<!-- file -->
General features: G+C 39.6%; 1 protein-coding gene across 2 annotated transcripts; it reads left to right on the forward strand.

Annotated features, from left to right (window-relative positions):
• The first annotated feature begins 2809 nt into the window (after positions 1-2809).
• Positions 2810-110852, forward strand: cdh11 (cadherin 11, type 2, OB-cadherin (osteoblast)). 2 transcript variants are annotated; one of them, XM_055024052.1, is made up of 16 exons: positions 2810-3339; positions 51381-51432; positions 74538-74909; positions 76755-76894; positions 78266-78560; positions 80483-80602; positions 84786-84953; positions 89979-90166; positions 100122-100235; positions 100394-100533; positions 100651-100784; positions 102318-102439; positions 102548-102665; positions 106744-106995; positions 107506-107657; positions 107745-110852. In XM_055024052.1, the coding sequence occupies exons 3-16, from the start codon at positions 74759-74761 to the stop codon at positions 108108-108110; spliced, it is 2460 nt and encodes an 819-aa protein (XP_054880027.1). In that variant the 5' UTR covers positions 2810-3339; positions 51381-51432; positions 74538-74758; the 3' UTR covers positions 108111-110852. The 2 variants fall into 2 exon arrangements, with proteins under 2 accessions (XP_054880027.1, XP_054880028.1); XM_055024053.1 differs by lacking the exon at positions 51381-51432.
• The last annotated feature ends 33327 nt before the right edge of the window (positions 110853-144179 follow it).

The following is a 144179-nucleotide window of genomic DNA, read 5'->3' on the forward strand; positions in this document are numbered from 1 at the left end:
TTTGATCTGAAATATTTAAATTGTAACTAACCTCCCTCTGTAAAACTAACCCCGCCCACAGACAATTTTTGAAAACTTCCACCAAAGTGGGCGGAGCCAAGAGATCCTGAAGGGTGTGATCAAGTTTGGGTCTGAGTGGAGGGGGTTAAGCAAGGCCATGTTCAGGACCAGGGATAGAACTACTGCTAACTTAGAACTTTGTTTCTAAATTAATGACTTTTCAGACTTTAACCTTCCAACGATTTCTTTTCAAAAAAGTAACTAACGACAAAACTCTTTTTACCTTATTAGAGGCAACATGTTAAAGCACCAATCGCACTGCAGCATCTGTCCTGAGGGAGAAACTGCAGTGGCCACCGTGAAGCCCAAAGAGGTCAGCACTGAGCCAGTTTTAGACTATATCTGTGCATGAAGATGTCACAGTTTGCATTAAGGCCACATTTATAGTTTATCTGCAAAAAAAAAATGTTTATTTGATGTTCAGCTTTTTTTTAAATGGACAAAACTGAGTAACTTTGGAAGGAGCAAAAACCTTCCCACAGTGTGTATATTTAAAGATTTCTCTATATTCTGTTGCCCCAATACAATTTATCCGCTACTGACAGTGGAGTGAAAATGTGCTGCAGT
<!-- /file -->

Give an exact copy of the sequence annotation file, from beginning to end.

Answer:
General features: G+C 39.6%; 1 protein-coding gene across 2 annotated transcripts; it reads left to right on the forward strand.

Annotated features, from left to right (window-relative positions):
• The first annotated feature begins 2809 nt into the window (after positions 1-2809).
• Positions 2810-110852, forward strand: cdh11 (cadherin 11, type 2, OB-cadherin (osteoblast)). 2 transcript variants are annotated; one of them, XM_055024052.1, is made up of 16 exons: positions 2810-3339; positions 51381-51432; positions 74538-74909; positions 76755-76894; positions 78266-78560; positions 80483-80602; positions 84786-84953; positions 89979-90166; positions 100122-100235; positions 100394-100533; positions 100651-100784; positions 102318-102439; positions 102548-102665; positions 106744-106995; positions 107506-107657; positions 107745-110852. In XM_055024052.1, the coding sequence occupies exons 3-16, from the start codon at positions 74759-74761 to the stop codon at positions 108108-108110; spliced, it is 2460 nt and encodes an 819-aa protein (XP_054880027.1). In that variant the 5' UTR covers positions 2810-3339; positions 51381-51432; positions 74538-74758; the 3' UTR covers positions 108111-110852. The 2 variants fall into 2 exon arrangements, with proteins under 2 accessions (XP_054880027.1, XP_054880028.1); XM_055024053.1 differs by lacking the exon at positions 51381-51432.
• The last annotated feature ends 33327 nt before the right edge of the window (positions 110853-144179 follow it).

The following is a 144179-nucleotide window of genomic DNA, read 5'->3' on the forward strand; positions in this document are numbered from 1 at the left end:
TTTGATCTGAAATATTTAAATTGTAACTAACCTCCCTCTGTAAAACTAACCCCGCCCACAGACAATTTTTGAAAACTTCCACCAAAGTGGGCGGAGCCAAGAGATCCTGAAGGGTGTGATCAAGTTTGGGTCTGAGTGGAGGGGGTTAAGCAAGGCCATGTTCAGGACCAGGGATAGAACTACTGCTAACTTAGAACTTTGTTTCTAAATTAATGACTTTTCAGACTTTAACCTTCCAACGATTTCTTTTCAAAAAAGTAACTAACGACAAAACTCTTTTTACCTTATTAGAGGCAACATGTTAAAGCACCAATCGCACTGCAGCATCTGTCCTGAGGGAGAAACTGCAGTGGCCACCGTGAAGCCCAAAGAGGTCAGCACTGAGCCAGTTTTAGACTATATCTGTGCATGAAGATGTCACAGTTTGCATTAAGGCCACATTTATAGTTTATCTGCAAAAAAAAAATGTTTATTTGATGTTCAGCTTTTTTTTAAATGGACAAAACTGAGTAACTTTGGAAGGAGCAAAAACCTTCCCACAGTGTGTATATTTAAAGATTTCTCTATATTCTGTTGCCCCAATACAATTTATCCGCTACTGACAGTGGAGTGAAAATGTGCTGCAGT